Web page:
Chicago: Chicago Branch I.W.W., 1965. First Edition. Quarto (28cm); variously-colored sheets, mimeographed in black and red, printed recto and verso; side-stapled; 34pp; illus. Light wear to extremities, oxidation to staples with resulting bleed-through, with lower staple partially broken; Very Good+.
Third issue of Franklin and Penelope Rosemont's anarcho-surrealist journal. The Rosemont's were members of the IWW and founded the Chicago Surrealist Group, which hosted a number of surrealist exhibits from their Gallery Bugs Bunny. Franklin Rosemont produced the first issues of The Rebel Worker on a hand-crank AB Dick mimeo he borrowed from the Chicago IWW Hall; roughly 1,000 copies of the earlier issues were run off, with the peak of their circulation (No.7) reaching 2,000 copies. "We took the name Rebel Worker from and old Wobbly paper, circa 1919. For us it signified not only the worker as rebel, but also - and no less important - rebellion against work." Issues were sold and distributed primarily from the Solidarity Bookshop in Chicago, which the Rosemont's opened in mid-summer of 1964. The shop was a mainstay for anarchists, beats, SDS members, surrealists, and artists, considered "the hub of hippie activity in Chicago long before there were hippies." Much of the original content was produced by the Rosemonts, Bernard Marszalek, Robert Green, and Tor Faegre, and nearly all issues of Rebel Worker reprinted material created by Paris surrealists. (Rosemont, Franklin and Radcliffe, Charles. Dancin' in the Streets; pp.1-80).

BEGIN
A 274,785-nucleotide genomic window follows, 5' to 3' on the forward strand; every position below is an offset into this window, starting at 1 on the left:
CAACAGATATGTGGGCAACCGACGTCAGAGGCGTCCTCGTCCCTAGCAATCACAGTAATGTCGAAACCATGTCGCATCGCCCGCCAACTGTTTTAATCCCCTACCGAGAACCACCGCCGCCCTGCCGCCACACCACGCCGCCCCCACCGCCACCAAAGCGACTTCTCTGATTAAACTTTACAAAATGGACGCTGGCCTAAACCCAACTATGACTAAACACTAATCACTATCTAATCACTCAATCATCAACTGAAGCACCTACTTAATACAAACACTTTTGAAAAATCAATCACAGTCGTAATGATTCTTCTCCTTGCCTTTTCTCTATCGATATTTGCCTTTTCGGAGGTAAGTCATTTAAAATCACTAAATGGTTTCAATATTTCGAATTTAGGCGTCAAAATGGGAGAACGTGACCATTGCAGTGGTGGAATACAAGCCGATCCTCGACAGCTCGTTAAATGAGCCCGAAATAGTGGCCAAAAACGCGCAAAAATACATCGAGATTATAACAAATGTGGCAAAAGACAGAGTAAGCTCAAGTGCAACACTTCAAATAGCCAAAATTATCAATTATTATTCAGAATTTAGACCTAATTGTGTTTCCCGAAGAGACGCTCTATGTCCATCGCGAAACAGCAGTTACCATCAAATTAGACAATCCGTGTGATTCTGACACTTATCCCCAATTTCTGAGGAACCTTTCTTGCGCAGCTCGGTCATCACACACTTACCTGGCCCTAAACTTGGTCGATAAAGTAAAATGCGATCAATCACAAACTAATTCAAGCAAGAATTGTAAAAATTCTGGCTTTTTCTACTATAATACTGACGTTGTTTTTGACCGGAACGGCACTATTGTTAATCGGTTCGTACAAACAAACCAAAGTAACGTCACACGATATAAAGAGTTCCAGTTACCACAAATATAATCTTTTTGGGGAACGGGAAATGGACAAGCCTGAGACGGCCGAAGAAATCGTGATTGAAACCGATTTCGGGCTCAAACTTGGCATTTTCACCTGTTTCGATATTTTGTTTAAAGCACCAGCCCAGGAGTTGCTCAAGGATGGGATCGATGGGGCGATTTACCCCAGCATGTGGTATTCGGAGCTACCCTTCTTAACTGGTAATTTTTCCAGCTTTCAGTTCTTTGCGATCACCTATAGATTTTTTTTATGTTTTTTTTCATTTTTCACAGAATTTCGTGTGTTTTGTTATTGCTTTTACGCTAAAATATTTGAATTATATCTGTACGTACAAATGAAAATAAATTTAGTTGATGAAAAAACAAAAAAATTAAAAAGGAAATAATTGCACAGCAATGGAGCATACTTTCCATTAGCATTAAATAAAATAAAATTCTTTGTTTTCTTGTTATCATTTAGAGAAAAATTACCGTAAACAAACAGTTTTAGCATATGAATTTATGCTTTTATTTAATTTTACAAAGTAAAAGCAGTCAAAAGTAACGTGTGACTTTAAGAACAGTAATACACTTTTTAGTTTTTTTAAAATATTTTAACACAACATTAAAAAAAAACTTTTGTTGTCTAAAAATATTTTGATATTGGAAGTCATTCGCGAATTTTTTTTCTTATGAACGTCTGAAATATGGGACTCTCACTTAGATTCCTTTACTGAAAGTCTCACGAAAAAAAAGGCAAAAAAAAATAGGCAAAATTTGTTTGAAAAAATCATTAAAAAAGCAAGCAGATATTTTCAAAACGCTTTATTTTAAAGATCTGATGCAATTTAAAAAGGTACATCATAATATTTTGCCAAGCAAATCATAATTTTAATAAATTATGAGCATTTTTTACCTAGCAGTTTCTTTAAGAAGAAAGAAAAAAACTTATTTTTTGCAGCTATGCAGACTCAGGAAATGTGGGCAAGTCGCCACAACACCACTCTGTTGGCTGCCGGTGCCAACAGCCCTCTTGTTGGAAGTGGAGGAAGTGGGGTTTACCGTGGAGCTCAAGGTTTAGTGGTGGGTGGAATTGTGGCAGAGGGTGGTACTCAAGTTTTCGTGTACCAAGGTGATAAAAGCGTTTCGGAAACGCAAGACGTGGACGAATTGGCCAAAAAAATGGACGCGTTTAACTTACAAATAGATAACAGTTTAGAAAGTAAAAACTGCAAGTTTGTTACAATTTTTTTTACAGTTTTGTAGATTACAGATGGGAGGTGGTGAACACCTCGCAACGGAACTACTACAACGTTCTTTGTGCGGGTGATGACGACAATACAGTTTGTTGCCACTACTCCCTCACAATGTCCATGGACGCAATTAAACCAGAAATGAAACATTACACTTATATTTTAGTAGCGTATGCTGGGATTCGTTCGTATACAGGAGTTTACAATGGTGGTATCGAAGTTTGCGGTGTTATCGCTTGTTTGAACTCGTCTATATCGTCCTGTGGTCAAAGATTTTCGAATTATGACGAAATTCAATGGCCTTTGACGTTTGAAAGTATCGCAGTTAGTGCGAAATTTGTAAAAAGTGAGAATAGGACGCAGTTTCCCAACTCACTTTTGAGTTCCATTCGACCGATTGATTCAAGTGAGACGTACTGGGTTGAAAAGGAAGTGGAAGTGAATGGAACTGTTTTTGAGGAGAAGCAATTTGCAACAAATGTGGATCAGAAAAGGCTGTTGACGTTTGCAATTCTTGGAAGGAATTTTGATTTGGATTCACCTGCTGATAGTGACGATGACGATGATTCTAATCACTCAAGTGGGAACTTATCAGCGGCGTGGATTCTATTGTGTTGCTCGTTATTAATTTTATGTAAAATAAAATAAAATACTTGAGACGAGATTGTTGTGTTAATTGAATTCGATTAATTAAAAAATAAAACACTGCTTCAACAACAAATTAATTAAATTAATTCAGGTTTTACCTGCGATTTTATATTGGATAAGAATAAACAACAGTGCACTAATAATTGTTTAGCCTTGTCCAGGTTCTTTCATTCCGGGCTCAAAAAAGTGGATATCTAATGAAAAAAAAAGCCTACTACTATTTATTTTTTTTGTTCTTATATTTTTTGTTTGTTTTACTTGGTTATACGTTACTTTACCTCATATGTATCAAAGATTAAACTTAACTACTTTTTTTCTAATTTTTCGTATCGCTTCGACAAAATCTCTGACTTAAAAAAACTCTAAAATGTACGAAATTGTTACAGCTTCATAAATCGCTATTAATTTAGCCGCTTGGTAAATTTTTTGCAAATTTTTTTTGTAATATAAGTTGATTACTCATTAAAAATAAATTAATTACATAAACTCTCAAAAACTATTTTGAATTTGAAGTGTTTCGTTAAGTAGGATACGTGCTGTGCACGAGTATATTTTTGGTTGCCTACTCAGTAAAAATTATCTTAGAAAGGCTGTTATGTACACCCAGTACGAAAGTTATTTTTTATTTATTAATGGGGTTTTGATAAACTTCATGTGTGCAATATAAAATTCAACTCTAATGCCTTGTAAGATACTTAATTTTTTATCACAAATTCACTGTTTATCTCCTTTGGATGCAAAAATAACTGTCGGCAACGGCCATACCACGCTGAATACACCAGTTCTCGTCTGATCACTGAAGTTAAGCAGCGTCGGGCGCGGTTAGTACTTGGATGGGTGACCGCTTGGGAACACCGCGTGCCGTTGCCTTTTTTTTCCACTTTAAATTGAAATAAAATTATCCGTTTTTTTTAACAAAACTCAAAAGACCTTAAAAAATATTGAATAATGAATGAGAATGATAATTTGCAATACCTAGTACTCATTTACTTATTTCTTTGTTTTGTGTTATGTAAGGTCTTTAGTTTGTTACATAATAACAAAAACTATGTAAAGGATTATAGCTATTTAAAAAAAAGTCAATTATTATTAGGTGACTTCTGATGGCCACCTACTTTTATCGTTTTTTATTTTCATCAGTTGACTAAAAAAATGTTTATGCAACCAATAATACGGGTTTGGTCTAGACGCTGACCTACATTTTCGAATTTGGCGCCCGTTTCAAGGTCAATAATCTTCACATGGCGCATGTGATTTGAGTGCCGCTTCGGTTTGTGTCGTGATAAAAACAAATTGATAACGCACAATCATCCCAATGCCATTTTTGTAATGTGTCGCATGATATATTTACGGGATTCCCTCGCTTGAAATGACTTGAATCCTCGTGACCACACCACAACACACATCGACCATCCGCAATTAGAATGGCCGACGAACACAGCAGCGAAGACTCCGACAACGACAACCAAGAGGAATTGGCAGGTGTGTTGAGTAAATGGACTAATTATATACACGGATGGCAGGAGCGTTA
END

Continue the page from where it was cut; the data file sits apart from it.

By Rosemont's admission, the seven issues of The Rebel Worker had "a circulation that never exceeded two thousand" - a fact which explains the scarcity of individual issues. We find no copies of The Rebel Worker in the trade (2018); OCLC notes 5 American institutions with issues, only 3 of these with complete runs (NYU, Northwestern, U.Michigan).